Return to sender

Updated: Jan 05, 2020, 08:00 IST | Ela Das | Mumbai

Inspired by an old NASA experiment, Jitish Kallat returns with a solo exhibition in his home city that asks, will we be proud of how we appear to those who don't know us, in another space and time?

Jitish Kallat stands before Cover Letter. The images it includes are almost three dimensional, made using parallax barrier printing on transparent slides, illuminated very slowly and gradually going back to darkness, almost like being calibrated to the speed of human breathing. They are on a table 21 feet in diameter, with an 
ever changing configuration of light. Pic/ Suresh Karkera
Jitish Kallat stands before Cover Letter. The images it includes are almost three dimensional, made using parallax barrier printing on transparent slides, illuminated very slowly and gradually going back to darkness, almost like being calibrated to the speed of human breathing. They are on a table 21 feet in diameter, with an ever changing configuration of light. Pic/ Suresh Karkera

In 1977, the United States' space agency NASA sent out two golden records containing sounds and imagery of life on Earth into the distant universe on two Voyager spacecrafts. This message-in-a-bottle form of communication was meant for any intelligent extraterrestrial life form, that might be able to decode our messages.

At the time, Indian contemporary artist Jitish Kallat, was three years old. Over four decades later, this yearning for communication with the unknown has inspired his latest solo exhibition, Terranum Nuncius. Kallat's massive installation which will be on display at Mahalaxmi's Famous Studios January 10 onwards, will comprise two new works titled Covering Letter (terranum nuncius) and Ellipsis, his largest painting till date.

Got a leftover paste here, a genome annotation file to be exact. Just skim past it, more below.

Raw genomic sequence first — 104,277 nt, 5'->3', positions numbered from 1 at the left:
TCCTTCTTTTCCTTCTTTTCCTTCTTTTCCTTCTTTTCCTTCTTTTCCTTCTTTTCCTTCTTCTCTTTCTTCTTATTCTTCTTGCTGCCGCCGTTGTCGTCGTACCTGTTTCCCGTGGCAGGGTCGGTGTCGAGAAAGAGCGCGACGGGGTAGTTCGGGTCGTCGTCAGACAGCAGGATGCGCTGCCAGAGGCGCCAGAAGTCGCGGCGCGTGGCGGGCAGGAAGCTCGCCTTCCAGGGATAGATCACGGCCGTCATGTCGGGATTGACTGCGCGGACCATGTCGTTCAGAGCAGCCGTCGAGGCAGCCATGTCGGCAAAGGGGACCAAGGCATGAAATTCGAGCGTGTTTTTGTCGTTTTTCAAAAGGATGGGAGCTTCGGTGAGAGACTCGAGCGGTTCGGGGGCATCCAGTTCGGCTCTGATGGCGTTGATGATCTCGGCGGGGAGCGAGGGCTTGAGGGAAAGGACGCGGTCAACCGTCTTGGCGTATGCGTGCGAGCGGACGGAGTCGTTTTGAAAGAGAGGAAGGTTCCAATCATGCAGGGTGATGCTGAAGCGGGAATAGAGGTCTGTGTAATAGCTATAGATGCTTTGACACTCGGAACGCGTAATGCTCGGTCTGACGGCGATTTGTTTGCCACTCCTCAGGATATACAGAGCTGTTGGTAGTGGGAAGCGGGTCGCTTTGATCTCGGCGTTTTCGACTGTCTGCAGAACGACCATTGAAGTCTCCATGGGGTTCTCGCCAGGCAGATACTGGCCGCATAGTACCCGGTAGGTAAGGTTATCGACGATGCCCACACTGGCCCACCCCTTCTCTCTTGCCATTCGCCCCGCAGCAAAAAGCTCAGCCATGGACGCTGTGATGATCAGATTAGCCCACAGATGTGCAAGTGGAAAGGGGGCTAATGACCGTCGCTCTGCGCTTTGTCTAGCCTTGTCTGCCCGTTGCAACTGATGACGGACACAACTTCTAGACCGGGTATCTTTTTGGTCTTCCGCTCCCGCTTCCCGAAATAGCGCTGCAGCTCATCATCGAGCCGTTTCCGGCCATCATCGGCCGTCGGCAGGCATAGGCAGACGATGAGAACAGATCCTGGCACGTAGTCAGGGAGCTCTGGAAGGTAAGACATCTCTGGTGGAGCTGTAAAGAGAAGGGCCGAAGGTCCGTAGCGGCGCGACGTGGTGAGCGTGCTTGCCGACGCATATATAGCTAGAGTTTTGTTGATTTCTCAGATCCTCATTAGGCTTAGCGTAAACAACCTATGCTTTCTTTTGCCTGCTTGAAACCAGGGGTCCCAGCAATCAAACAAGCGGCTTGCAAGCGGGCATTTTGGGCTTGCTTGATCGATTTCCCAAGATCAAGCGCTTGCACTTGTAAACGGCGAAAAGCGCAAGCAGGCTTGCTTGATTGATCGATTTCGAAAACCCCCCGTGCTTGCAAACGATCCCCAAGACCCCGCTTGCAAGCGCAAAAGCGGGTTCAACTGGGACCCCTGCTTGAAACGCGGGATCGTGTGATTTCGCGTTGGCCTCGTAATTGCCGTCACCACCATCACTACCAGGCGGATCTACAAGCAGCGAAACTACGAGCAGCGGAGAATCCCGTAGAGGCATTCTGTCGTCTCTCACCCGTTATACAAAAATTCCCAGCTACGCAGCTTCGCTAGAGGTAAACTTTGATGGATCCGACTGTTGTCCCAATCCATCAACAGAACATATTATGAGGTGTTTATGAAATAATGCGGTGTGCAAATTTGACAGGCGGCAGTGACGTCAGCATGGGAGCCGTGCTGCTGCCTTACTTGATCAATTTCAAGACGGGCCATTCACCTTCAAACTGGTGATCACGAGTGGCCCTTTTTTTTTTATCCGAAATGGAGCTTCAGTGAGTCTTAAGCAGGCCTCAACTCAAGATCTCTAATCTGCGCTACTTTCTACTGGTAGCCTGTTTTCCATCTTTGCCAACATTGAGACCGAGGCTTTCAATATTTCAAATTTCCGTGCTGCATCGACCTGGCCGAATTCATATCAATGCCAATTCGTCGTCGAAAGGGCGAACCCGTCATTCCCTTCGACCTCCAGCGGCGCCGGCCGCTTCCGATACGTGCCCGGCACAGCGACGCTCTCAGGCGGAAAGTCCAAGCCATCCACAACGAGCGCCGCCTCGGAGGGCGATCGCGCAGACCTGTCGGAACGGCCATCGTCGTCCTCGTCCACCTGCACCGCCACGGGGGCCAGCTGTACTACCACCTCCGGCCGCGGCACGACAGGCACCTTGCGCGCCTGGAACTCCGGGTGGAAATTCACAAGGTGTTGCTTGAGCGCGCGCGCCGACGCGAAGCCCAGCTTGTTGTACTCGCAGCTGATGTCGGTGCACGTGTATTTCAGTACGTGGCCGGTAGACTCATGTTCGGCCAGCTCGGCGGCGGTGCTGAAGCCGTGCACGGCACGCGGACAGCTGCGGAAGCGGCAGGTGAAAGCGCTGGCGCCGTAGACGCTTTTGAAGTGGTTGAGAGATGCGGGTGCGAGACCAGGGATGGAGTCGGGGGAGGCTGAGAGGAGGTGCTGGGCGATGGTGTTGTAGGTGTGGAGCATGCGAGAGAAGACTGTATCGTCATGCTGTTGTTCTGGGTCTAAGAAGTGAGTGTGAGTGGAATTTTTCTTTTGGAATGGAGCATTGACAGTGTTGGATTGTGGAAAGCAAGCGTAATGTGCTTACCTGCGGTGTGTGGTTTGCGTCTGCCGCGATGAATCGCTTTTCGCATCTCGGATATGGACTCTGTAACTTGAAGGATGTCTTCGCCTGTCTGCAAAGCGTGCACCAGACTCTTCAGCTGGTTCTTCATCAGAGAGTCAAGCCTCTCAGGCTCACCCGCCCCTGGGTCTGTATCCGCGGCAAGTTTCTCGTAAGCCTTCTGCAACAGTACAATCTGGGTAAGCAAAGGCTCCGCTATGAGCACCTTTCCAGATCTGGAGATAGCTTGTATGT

"Covering Letter is the coming together of an archive of 116 images, which were meant to represent us as a species and planet, that travelled out into the interstellar space 11-13 billion miles away from Earth. These flow as a short summary of evidence of our existence, which may possibly be viewed by space-faring aliens well after our extinction. The records were sent out with the hope that the messages would outlast us," says Kallat, reflecting, "It's interesting that a few sights and sounds were sent out to collectively describe our journey and existence as a species. In today's climate, it's a symbol of a way to celebrate our differences rather than our commonality. On the whole, we seem to be lacking a shared vocabulary to speak against religious differences, economic divides and ideological separations."

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But in 1977, there was no computing power to upload these images on a disk. So, they were all converted into small sound files, with diagrammatic instructions for the alien who stumbled upon them, hoping they'd be far more intelligent than us to understand and know how to crack the code to render these images. On the Golden Records' 40th anniversary, a programmer in California, Ron Barry, downloaded the images from the uploaded sound files through the instructions provided. These decoded images turned out to be far more abstract and imperfect than expected. "They worked as the starting point for me to create a photo piece. The images in Cover Letter are almost three dimensional, made using parallax barrier printing on transparent slides, illuminated very slowly and gradually going back to darkness—almost like being calibrated to the speed of human breathing. They are on a table 21 feet in diameter, with an ever changing configuration of light. A diagram is projected on the wall, to the sound of 55 languages."